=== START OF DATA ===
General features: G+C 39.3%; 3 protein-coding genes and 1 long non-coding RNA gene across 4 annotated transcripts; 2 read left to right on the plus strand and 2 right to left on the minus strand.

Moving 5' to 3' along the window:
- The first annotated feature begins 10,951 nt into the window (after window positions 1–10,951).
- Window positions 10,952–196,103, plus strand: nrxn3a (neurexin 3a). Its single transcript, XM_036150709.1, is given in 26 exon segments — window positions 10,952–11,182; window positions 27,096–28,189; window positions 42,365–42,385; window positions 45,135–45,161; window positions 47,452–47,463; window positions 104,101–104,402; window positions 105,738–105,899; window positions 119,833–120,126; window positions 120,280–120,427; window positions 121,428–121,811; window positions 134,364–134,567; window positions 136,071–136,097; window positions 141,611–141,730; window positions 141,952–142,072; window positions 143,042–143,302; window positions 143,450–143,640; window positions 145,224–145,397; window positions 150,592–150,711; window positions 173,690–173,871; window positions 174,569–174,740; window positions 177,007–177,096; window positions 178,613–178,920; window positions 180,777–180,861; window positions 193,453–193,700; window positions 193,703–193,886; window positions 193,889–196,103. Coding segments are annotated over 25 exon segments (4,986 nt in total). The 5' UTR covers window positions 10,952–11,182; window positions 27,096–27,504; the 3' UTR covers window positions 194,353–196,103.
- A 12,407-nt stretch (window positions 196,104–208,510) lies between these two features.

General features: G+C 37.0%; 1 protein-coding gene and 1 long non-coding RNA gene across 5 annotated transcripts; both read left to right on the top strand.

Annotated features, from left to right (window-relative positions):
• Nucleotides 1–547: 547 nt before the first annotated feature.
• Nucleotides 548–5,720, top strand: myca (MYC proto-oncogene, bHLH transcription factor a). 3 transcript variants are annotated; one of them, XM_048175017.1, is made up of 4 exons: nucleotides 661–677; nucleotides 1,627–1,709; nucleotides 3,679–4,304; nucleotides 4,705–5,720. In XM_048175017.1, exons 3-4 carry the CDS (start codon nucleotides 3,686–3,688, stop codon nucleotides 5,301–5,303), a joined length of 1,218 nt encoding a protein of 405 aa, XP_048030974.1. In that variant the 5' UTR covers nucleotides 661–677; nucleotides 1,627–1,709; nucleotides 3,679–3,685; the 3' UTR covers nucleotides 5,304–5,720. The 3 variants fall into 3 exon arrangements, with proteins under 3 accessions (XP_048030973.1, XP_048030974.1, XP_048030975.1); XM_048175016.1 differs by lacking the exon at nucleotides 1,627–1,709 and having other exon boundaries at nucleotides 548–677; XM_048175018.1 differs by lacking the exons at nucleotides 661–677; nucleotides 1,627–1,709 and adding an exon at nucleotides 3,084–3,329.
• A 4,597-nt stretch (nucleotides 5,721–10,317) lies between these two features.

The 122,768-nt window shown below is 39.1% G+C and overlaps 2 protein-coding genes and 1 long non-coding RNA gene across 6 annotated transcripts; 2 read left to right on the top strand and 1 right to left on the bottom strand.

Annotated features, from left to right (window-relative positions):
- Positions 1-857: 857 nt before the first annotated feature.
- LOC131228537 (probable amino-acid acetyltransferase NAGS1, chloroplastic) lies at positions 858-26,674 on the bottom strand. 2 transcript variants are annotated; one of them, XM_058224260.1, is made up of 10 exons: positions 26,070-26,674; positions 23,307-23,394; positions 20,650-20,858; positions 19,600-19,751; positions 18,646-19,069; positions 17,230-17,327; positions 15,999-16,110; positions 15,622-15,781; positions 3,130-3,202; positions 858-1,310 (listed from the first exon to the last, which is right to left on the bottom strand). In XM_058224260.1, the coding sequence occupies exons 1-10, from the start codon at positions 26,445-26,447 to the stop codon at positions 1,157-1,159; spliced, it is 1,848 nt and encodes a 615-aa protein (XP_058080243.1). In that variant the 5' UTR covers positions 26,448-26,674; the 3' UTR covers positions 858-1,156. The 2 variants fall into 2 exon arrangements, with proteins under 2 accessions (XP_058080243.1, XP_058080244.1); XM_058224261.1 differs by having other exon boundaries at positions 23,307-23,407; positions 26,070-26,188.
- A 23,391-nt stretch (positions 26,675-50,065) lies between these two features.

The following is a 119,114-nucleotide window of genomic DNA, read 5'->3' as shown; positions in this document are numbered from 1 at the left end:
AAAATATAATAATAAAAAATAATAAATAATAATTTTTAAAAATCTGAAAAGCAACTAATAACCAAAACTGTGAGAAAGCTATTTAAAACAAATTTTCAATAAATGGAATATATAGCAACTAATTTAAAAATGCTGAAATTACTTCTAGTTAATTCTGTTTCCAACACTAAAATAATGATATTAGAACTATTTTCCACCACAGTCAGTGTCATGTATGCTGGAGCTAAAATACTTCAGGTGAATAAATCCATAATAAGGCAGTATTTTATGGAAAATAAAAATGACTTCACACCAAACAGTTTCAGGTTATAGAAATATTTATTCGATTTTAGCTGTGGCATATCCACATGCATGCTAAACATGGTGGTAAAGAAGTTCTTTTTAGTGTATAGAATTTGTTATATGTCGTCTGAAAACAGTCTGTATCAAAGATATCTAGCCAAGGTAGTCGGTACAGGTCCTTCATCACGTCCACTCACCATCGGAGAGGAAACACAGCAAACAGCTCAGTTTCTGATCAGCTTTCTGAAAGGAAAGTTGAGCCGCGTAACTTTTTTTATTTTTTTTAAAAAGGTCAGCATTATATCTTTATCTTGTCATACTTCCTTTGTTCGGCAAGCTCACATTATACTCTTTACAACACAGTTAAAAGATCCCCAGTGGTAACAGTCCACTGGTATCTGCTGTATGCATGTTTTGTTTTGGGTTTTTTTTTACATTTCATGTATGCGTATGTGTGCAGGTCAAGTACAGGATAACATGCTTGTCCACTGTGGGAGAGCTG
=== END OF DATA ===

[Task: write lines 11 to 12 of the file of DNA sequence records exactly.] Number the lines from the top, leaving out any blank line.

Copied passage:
The 122,768-nt window shown below is 39.1% G+C and overlaps 2 protein-coding genes and 1 long non-coding RNA gene across 6 annotated transcripts; 2 read left to right on the top strand and 1 right to left on the bottom strand.

Annotated features, from left to right (window-relative positions):